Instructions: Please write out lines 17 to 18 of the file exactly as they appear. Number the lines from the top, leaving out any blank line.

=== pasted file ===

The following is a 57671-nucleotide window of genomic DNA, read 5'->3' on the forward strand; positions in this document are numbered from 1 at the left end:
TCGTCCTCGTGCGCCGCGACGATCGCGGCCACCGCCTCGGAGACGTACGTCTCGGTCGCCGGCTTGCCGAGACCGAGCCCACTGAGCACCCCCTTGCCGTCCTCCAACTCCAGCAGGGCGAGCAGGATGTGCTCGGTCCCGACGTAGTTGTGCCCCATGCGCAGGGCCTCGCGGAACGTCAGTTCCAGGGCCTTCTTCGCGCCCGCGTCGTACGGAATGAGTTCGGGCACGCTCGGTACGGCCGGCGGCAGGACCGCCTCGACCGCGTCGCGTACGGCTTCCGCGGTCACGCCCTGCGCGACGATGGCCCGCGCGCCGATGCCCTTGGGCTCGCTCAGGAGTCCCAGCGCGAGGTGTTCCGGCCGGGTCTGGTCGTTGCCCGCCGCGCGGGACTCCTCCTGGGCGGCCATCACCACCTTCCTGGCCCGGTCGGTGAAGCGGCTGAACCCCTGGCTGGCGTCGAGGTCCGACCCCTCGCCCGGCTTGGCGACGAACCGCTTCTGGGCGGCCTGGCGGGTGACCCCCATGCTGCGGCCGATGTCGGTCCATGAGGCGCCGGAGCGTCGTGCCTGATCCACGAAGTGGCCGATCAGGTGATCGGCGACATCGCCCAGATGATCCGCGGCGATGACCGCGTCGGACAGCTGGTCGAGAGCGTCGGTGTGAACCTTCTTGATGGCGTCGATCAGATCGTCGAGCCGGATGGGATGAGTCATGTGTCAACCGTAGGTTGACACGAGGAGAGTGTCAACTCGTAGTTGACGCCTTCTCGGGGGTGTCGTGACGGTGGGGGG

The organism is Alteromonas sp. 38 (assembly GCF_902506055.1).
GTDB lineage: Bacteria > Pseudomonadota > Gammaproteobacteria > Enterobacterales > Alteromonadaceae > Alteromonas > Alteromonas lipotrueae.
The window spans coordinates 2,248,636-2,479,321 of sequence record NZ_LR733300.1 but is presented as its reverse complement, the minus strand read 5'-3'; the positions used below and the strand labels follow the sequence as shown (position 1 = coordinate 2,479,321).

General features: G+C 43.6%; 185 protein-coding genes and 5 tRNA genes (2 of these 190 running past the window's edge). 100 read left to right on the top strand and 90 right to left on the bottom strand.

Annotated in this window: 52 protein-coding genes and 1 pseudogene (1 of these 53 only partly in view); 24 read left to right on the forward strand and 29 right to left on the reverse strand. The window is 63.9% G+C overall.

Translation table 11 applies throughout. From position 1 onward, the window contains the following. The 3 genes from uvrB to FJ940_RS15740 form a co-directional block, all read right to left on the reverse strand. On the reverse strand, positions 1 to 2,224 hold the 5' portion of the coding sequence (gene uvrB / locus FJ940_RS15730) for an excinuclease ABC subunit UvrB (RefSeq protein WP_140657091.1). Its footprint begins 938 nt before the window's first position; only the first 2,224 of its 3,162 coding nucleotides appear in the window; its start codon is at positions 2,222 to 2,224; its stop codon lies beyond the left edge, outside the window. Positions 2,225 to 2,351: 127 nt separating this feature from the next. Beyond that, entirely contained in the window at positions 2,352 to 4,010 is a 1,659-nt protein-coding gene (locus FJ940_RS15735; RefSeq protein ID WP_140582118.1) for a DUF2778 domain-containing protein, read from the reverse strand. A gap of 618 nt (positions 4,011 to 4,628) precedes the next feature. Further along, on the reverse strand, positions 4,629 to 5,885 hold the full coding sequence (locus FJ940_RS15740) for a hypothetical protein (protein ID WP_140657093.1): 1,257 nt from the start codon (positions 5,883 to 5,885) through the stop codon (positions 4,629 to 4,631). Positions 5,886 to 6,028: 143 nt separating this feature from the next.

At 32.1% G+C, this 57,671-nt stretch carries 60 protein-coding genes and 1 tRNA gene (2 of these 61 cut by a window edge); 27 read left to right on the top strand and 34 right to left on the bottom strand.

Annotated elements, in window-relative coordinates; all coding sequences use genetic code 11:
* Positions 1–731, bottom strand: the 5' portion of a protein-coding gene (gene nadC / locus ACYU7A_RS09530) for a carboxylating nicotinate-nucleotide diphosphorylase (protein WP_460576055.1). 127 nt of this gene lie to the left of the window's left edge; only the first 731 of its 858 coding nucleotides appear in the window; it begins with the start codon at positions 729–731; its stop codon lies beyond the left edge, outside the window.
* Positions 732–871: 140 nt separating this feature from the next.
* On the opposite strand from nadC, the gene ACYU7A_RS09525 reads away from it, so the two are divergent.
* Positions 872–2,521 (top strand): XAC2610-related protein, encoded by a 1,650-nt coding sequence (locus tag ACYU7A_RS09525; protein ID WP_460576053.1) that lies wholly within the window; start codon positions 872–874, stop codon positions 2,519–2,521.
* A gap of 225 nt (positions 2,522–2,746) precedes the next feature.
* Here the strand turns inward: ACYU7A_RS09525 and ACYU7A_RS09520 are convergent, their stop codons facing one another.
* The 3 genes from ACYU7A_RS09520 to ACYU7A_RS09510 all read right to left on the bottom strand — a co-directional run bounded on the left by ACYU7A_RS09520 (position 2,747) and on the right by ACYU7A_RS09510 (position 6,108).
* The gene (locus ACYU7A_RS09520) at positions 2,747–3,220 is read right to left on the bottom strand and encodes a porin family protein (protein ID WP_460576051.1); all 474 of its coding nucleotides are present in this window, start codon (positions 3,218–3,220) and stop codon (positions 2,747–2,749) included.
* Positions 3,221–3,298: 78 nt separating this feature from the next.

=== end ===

* The 3 genes from ACYU7A_RS09520 to ACYU7A_RS09510 all read right to left on the bottom strand — a co-directional run bounded on the left by ACYU7A_RS09520 (position 2,747) and on the right by ACYU7A_RS09510 (position 6,108).
* The gene (locus ACYU7A_RS09520) at positions 2,747–3,220 is read right to left on the bottom strand and encodes a porin family protein (protein ID WP_460576051.1); all 474 of its coding nucleotides are present in this window, start codon (positions 3,218–3,220) and stop codon (positions 2,747–2,749) included.